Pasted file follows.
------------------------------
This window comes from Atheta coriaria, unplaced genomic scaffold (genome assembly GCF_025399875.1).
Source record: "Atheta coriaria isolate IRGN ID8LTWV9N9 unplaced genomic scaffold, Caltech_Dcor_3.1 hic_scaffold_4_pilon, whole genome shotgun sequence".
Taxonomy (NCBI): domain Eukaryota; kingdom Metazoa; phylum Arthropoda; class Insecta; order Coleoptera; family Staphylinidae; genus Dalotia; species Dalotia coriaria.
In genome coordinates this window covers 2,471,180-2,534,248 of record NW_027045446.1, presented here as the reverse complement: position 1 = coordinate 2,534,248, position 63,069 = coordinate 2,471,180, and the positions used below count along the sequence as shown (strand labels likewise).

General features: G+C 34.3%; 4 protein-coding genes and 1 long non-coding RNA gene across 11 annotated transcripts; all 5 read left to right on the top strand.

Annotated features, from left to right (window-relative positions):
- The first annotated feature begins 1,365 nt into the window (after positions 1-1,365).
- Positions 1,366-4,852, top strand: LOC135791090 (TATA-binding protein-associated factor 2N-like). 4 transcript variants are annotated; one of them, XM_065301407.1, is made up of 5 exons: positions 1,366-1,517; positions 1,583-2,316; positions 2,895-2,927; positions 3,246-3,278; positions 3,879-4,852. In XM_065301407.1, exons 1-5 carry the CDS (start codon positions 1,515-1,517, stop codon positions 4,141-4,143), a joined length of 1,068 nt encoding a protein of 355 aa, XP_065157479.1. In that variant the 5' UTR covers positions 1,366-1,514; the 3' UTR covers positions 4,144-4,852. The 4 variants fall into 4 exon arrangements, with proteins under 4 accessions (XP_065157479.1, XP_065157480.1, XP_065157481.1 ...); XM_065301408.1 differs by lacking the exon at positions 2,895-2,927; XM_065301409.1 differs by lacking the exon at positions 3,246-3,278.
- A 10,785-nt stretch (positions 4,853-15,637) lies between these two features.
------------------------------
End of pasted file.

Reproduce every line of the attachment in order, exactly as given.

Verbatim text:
This window comes from Atheta coriaria, unplaced genomic scaffold (genome assembly GCF_025399875.1).
Source record: "Atheta coriaria isolate IRGN ID8LTWV9N9 unplaced genomic scaffold, Caltech_Dcor_3.1 hic_scaffold_4_pilon, whole genome shotgun sequence".
Taxonomy (NCBI): domain Eukaryota; kingdom Metazoa; phylum Arthropoda; class Insecta; order Coleoptera; family Staphylinidae; genus Dalotia; species Dalotia coriaria.
In genome coordinates this window covers 2,471,180-2,534,248 of record NW_027045446.1, presented here as the reverse complement: position 1 = coordinate 2,534,248, position 63,069 = coordinate 2,471,180, and the positions used below count along the sequence as shown (strand labels likewise).

General features: G+C 34.3%; 4 protein-coding genes and 1 long non-coding RNA gene across 11 annotated transcripts; all 5 read left to right on the top strand.

Annotated features, from left to right (window-relative positions):
- The first annotated feature begins 1,365 nt into the window (after positions 1-1,365).
- Positions 1,366-4,852, top strand: LOC135791090 (TATA-binding protein-associated factor 2N-like). 4 transcript variants are annotated; one of them, XM_065301407.1, is made up of 5 exons: positions 1,366-1,517; positions 1,583-2,316; positions 2,895-2,927; positions 3,246-3,278; positions 3,879-4,852. In XM_065301407.1, exons 1-5 carry the CDS (start codon positions 1,515-1,517, stop codon positions 4,141-4,143), a joined length of 1,068 nt encoding a protein of 355 aa, XP_065157479.1. In that variant the 5' UTR covers positions 1,366-1,514; the 3' UTR covers positions 4,144-4,852. The 4 variants fall into 4 exon arrangements, with proteins under 4 accessions (XP_065157479.1, XP_065157480.1, XP_065157481.1 ...); XM_065301408.1 differs by lacking the exon at positions 2,895-2,927; XM_065301409.1 differs by lacking the exon at positions 3,246-3,278.
- A 10,785-nt stretch (positions 4,853-15,637) lies between these two features.